Blooms January–March

Size: 15" – 18" high x 18" – 2' 0" wide.

Hardy to zone 5.

<i>Helleborus</i> x <i>hybridus</i> ‘White Lady Spotted’

This elegant empress will take command of your winter garden. Warmed by a maroon freckled center and distinctively showcased against a dark green, thick-leafed evergreen base, each beautiful rounded white blossom appears to be sculpted from snow. Her glorious bearing is the result of Germany’s Gisela Schmiemann’s outstanding Hellebore breeding program.

Blooms January–April.

Size: 14" – 18" high x 18" wide.

Hardy to zone 5.

<i>Helleborus</i> x <i>lemonnierae</i> ‘HGC Madame Lemonnier’

Hailing from Martine Lemonnier’s Normandy garden, this delightful newly introduced hybrid sprung up as a chance H. niger and H. hybridus seedling. Substantial, forward-facing plum-pink flowers, each with a central boss of butter-colored stamens, are lifted by tall staunch stems and a fuss-free dark green visage. ‘Madame Lemonnier’s gorgeous sterile blooms unfurl for months beginning in January, while her robust leaves make a classy year-long statement. (pp#25,646)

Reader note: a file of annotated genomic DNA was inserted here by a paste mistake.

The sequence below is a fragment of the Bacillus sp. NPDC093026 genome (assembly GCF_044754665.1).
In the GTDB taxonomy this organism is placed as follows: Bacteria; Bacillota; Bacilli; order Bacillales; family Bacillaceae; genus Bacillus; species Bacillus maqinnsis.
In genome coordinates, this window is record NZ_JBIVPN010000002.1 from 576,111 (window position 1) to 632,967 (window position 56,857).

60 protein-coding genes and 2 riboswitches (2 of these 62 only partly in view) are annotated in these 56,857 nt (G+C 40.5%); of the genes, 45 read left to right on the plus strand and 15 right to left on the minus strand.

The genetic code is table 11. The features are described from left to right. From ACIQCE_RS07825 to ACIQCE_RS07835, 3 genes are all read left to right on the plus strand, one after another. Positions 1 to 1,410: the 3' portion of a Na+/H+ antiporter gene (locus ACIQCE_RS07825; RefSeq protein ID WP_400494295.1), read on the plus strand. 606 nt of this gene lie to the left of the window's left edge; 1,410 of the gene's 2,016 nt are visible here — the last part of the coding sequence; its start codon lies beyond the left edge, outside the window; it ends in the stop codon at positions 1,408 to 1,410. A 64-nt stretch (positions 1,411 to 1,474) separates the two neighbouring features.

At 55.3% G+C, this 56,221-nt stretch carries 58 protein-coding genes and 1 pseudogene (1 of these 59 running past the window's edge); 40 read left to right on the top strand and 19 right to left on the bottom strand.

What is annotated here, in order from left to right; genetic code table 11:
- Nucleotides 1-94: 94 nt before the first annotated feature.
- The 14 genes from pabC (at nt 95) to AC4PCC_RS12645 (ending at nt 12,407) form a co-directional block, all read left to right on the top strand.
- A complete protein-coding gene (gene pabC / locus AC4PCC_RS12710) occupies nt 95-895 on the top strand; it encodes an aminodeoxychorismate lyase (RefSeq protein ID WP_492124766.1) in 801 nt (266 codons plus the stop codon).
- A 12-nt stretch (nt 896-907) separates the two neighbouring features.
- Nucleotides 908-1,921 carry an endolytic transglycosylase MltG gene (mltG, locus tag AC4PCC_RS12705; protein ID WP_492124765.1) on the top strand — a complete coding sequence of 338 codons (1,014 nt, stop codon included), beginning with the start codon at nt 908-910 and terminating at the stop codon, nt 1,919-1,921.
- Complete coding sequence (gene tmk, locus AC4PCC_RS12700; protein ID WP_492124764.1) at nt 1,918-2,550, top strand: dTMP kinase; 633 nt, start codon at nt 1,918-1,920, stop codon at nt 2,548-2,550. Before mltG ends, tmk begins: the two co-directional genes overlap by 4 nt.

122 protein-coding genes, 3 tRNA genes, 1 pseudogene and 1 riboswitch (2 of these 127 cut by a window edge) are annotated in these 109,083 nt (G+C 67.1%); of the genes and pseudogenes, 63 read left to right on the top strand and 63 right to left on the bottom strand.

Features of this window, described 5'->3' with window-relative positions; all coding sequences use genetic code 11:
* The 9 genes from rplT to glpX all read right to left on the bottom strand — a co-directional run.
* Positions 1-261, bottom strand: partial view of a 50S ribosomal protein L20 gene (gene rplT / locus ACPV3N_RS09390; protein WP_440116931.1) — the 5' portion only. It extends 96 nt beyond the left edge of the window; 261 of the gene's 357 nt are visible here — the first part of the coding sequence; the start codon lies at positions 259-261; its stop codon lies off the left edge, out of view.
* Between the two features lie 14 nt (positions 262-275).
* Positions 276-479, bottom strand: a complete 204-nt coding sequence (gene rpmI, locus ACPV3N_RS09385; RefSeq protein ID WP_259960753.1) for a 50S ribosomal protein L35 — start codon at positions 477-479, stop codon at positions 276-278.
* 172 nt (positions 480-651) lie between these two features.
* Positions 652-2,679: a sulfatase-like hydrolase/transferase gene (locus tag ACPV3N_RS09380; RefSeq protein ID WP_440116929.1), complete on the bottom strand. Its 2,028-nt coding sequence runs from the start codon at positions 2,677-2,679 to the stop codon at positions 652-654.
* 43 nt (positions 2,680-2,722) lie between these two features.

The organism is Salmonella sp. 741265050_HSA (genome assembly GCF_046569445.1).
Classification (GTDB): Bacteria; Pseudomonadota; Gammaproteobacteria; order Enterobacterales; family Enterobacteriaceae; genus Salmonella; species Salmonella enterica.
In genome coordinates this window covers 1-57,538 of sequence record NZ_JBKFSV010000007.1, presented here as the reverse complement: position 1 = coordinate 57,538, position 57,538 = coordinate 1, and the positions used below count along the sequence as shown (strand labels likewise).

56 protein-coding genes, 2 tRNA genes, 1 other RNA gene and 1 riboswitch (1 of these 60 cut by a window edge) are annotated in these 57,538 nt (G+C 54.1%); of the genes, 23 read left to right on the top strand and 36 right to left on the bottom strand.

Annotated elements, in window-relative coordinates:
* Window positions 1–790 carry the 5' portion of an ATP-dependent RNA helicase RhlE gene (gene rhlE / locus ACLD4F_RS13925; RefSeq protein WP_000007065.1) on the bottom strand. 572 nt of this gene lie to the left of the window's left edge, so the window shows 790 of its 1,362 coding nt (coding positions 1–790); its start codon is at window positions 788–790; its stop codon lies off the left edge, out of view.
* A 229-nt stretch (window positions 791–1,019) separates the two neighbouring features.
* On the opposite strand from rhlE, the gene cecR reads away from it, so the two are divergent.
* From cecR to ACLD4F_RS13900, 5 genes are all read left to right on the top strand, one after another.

Blooms November–February

Size: 16" high x 18" – 2' 0" wide.

Hardy to zone 5.

<i>Helleborus</i> ‘Midnight Ruffles’

Flaunting three times the petals of most Hellebore blossoms, large lusty black double flowers, enhanced by buttery yellow stamens, distinguish this marvelous new Chris Hansen introduction. Borne on strong stems, the swank outfacing blooms, which span over 3 in., maintain their splendor for twice as long as their single flowering counterparts and unleash tantalizing drama into any garden setting. Rare, highly coveted, and deer-proof, ‘Midnight Ruffles’ also furnishes glossy good-looking evergreen foliage for your year-round enjoyment.

Blooms January–March.

Size: 18" – 22" high x 2' 0" wide.

Hardy to zone 4.

<i>Helleborus niger</i> ‘HGC Jonas’

Promising early winter floral magic, this superbly bred selection boasts a luminous bevy of yellow-stamened crisp white petals atop burgundy stems. Defined by 7 petals, as opposed to the usual 5, and a light green or blush pink coloration as they age, full forward-facing flowers rise from dark green toothed leaves that shape a lustrous evergreen foil. Perfect for holiday decorating, ‘Jonas’ can be enjoyed in bouquets, in a lightly shaded mixed planting or a magnificent container specimen on the patio.